WHAT IS IT?
The elm leaf beetle (Xanthogaleruca luteola) is an invasive species belonging to the family Chrysomelidae of the order Coleoptera. The elm leaf beetle is native from Europe to Central Asia, but was accidentally introduced to North America and Australia and it is now widespread.
The elm leaf beetle is a serious pest to many species of elm trees. The insect feeds on the leaves of the tree during multiple stages of its life cycle and has more than one life cycle per year.
The most obvious damage caused by elm leaf beetle is a skeletonizing of the leaves. Skeletonizing is when the leafy green material of a leaf is consumed leaving only the veins. Areas close to this feeding may die and turn brown. In extreme cases, an entire tree will be left defoliated by mid-summer. The damage caused by the elm leaf beetle will rarely kill the tree, however it will significantly weaken the tree and leave it more susceptible to other issues. One of these issues is the potential spread of elm bark beetle, which can spread Dutch Elm Disease.
Elm leaf beetles overwinter as adults and hibernate in places they can hide (even in houses). In the early spring, the beetles come out and lay their eggs on the underside of elm leaves. The first generation of eggs hatch within one week, and the young larvae feed on the underside of the leaves for the next two to three weeks. After this, the elm leaf beetles stop feeding and migrate down to lower sections of the tree to hide in deep crevices of the bark to pupate. The second generation of eggs hatch in mid-summer after a two- to three-week pupation period. This group starts to feed again on the underside of the leaves. However, the first generation of beetles may have caused enough leaf damage that the elm tree could have regenerated a new set of leaves, just in time for the second generation of beetles to feed on them. This takes a lot of energy from the tree, and repeated years of similar damage can be quite draining on the tree’s energy reserves. The second generation of beetles will feed until they sense that the length of daylight in a day has gone below 14 hours. This group then migrates down the tree to look for good places to hibernate for the upcoming winter.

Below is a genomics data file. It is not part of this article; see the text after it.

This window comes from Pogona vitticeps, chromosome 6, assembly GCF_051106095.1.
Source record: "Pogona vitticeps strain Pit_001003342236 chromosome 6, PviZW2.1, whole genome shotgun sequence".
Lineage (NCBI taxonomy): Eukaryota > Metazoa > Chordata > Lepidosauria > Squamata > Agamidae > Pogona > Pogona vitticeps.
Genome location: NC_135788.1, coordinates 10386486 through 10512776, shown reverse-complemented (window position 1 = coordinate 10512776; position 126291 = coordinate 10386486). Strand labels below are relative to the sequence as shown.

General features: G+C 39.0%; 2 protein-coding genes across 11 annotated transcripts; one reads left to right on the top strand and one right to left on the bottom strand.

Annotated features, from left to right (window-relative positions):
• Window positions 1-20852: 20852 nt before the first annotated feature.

The best treatment methods involve a soil drench with systemic insecticides like imidacloprid. Spraying is generally ineffective for two reasons: first, it is hard to spray very tall trees and control drift, and second, by the time you see the leaf damage, it is too late to spray.
As a Board Certified Master Arborist, Wayne White strives to stay current with the latest research information shared at National Pollinator conferences. Elm trees are wind pollinated, and are not visited by bees as they provide no nectar or digestible pollen. In the future, possible treatments may move to other bee-friendly insecticides, but at this time, there is no industry concern with elm trees and imidacloprid. Wayne will continue to monitor this situation closely.